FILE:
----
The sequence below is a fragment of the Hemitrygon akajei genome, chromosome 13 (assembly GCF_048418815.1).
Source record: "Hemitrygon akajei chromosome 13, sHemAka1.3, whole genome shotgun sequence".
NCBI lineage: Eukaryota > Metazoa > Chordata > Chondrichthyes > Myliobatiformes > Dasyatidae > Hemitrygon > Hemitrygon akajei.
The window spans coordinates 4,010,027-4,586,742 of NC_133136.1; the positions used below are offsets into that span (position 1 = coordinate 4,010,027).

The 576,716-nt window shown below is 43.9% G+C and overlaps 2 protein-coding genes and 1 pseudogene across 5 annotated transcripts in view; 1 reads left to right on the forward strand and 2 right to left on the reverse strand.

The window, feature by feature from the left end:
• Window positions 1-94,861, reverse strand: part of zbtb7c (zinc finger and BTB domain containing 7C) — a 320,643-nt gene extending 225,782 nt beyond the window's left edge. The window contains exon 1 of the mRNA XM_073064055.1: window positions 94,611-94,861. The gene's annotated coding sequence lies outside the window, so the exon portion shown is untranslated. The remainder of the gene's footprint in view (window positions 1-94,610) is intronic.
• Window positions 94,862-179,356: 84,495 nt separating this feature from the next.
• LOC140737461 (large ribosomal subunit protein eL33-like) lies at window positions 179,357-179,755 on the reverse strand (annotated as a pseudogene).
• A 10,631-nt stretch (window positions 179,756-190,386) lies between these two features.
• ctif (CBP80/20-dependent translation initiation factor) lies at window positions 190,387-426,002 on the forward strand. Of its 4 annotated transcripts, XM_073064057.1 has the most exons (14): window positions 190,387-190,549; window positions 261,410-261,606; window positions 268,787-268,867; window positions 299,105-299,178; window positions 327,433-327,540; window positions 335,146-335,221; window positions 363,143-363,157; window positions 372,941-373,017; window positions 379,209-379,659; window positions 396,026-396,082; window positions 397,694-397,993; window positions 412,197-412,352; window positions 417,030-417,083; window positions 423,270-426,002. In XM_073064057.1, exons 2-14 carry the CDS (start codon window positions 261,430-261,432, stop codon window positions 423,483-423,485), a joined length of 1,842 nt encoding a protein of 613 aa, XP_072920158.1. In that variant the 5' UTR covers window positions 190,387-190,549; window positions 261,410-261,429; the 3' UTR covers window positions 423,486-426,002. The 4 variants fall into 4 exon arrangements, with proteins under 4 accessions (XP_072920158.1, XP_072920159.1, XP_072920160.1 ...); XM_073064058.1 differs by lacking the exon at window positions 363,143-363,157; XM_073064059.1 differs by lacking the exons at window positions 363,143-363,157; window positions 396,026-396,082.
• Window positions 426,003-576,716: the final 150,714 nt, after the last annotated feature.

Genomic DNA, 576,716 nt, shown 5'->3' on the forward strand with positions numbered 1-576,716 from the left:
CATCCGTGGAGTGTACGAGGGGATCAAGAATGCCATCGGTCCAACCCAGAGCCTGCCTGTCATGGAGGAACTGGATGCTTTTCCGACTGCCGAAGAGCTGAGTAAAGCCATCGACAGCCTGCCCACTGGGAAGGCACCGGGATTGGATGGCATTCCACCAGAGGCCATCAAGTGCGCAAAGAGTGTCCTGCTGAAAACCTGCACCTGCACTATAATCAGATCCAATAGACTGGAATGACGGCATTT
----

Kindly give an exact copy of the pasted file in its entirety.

The sequence below is a fragment of the Hemitrygon akajei genome, chromosome 13 (assembly GCF_048418815.1).
Source record: "Hemitrygon akajei chromosome 13, sHemAka1.3, whole genome shotgun sequence".
NCBI lineage: Eukaryota > Metazoa > Chordata > Chondrichthyes > Myliobatiformes > Dasyatidae > Hemitrygon > Hemitrygon akajei.
The window spans coordinates 4,010,027-4,586,742 of NC_133136.1; the positions used below are offsets into that span (position 1 = coordinate 4,010,027).

The 576,716-nt window shown below is 43.9% G+C and overlaps 2 protein-coding genes and 1 pseudogene across 5 annotated transcripts in view; 1 reads left to right on the forward strand and 2 right to left on the reverse strand.

The window, feature by feature from the left end:
• Window positions 1-94,861, reverse strand: part of zbtb7c (zinc finger and BTB domain containing 7C) — a 320,643-nt gene extending 225,782 nt beyond the window's left edge. The window contains exon 1 of the mRNA XM_073064055.1: window positions 94,611-94,861. The gene's annotated coding sequence lies outside the window, so the exon portion shown is untranslated. The remainder of the gene's footprint in view (window positions 1-94,610) is intronic.
• Window positions 94,862-179,356: 84,495 nt separating this feature from the next.
• LOC140737461 (large ribosomal subunit protein eL33-like) lies at window positions 179,357-179,755 on the reverse strand (annotated as a pseudogene).
• A 10,631-nt stretch (window positions 179,756-190,386) lies between these two features.
• ctif (CBP80/20-dependent translation initiation factor) lies at window positions 190,387-426,002 on the forward strand. Of its 4 annotated transcripts, XM_073064057.1 has the most exons (14): window positions 190,387-190,549; window positions 261,410-261,606; window positions 268,787-268,867; window positions 299,105-299,178; window positions 327,433-327,540; window positions 335,146-335,221; window positions 363,143-363,157; window positions 372,941-373,017; window positions 379,209-379,659; window positions 396,026-396,082; window positions 397,694-397,993; window positions 412,197-412,352; window positions 417,030-417,083; window positions 423,270-426,002. In XM_073064057.1, exons 2-14 carry the CDS (start codon window positions 261,430-261,432, stop codon window positions 423,483-423,485), a joined length of 1,842 nt encoding a protein of 613 aa, XP_072920158.1. In that variant the 5' UTR covers window positions 190,387-190,549; window positions 261,410-261,429; the 3' UTR covers window positions 423,486-426,002. The 4 variants fall into 4 exon arrangements, with proteins under 4 accessions (XP_072920158.1, XP_072920159.1, XP_072920160.1 ...); XM_073064058.1 differs by lacking the exon at window positions 363,143-363,157; XM_073064059.1 differs by lacking the exons at window positions 363,143-363,157; window positions 396,026-396,082.
• Window positions 426,003-576,716: the final 150,714 nt, after the last annotated feature.

Genomic DNA, 576,716 nt, shown 5'->3' on the forward strand with positions numbered 1-576,716 from the left:
CATCCGTGGAGTGTACGAGGGGATCAAGAATGCCATCGGTCCAACCCAGAGCCTGCCTGTCATGGAGGAACTGGATGCTTTTCCGACTGCCGAAGAGCTGAGTAAAGCCATCGACAGCCTGCCCACTGGGAAGGCACCGGGATTGGATGGCATTCCACCAGAGGCCATCAAGTGCGCAAAGAGTGTCCTGCTGAAAACCTGCACCTGCACTATAATCAGATCCAATAGACTGGAATGACGGCATTT